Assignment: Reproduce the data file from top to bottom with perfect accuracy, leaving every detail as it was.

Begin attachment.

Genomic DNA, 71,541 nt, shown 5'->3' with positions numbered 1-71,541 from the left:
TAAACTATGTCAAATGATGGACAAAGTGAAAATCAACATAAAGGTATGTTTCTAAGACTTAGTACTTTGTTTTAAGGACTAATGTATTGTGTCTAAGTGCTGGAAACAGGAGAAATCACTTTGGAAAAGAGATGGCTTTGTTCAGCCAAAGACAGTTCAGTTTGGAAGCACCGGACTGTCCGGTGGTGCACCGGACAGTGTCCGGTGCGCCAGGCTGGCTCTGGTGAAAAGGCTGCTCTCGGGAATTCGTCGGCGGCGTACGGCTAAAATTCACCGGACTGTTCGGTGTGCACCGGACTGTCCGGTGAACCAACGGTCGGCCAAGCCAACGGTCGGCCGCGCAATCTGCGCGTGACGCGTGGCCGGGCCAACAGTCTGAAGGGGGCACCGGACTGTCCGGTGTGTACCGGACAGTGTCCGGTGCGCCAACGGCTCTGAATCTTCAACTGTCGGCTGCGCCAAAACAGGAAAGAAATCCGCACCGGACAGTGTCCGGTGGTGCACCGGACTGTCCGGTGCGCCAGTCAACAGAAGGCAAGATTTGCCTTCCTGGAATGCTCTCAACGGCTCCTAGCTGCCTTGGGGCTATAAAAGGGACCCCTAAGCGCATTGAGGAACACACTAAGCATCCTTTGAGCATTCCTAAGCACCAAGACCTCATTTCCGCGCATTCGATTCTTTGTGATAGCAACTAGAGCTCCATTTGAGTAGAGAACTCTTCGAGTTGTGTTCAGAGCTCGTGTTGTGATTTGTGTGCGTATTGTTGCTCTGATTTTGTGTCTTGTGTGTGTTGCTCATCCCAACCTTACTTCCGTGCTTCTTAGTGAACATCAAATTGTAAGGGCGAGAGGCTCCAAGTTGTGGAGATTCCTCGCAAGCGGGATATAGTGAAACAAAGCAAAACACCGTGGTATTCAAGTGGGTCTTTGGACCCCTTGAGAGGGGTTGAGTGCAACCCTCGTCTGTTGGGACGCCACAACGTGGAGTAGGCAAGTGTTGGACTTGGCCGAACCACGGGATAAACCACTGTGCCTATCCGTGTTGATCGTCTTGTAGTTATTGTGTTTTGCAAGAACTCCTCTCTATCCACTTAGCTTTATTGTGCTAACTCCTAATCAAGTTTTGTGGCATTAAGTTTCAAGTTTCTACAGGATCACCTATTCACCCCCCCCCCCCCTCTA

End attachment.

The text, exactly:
Genomic DNA, 71,541 nt, shown 5'->3' with positions numbered 1-71,541 from the left:
TAAACTATGTCAAATGATGGACAAAGTGAAAATCAACATAAAGGTATGTTTCTAAGACTTAGTACTTTGTTTTAAGGACTAATGTATTGTGTCTAAGTGCTGGAAACAGGAGAAATCACTTTGGAAAAGAGATGGCTTTGTTCAGCCAAAGACAGTTCAGTTTGGAAGCACCGGACTGTCCGGTGGTGCACCGGACAGTGTCCGGTGCGCCAGGCTGGCTCTGGTGAAAAGGCTGCTCTCGGGAATTCGTCGGCGGCGTACGGCTAAAATTCACCGGACTGTTCGGTGTGCACCGGACTGTCCGGTGAACCAACGGTCGGCCAAGCCAACGGTCGGCCGCGCAATCTGCGCGTGACGCGTGGCCGGGCCAACAGTCTGAAGGGGGCACCGGACTGTCCGGTGTGTACCGGACAGTGTCCGGTGCGCCAACGGCTCTGAATCTTCAACTGTCGGCTGCGCCAAAACAGGAAAGAAATCCGCACCGGACAGTGTCCGGTGGTGCACCGGACTGTCCGGTGCGCCAGTCAACAGAAGGCAAGATTTGCCTTCCTGGAATGCTCTCAACGGCTCCTAGCTGCCTTGGGGCTATAAAAGGGACCCCTAAGCGCATTGAGGAACACACTAAGCATCCTTTGAGCATTCCTAAGCACCAAGACCTCATTTCCGCGCATTCGATTCTTTGTGATAGCAACTAGAGCTCCATTTGAGTAGAGAACTCTTCGAGTTGTGTTCAGAGCTCGTGTTGTGATTTGTGTGCGTATTGTTGCTCTGATTTTGTGTCTTGTGTGTGTTGCTCATCCCAACCTTACTTCCGTGCTTCTTAGTGAACATCAAATTGTAAGGGCGAGAGGCTCCAAGTTGTGGAGATTCCTCGCAAGCGGGATATAGTGAAACAAAGCAAAACACCGTGGTATTCAAGTGGGTCTTTGGACCCCTTGAGAGGGGTTGAGTGCAACCCTCGTCTGTTGGGACGCCACAACGTGGAGTAGGCAAGTGTTGGACTTGGCCGAACCACGGGATAAACCACTGTGCCTATCCGTGTTGATCGTCTTGTAGTTATTGTGTTTTGCAAGAACTCCTCTCTATCCACTTAGCTTTATTGTGCTAACTCCTAATCAAGTTTTGTGGCATTAAGTTTCAAGTTTCTACAGGATCACCTATTCACCCCCCCCCCCCCTCTA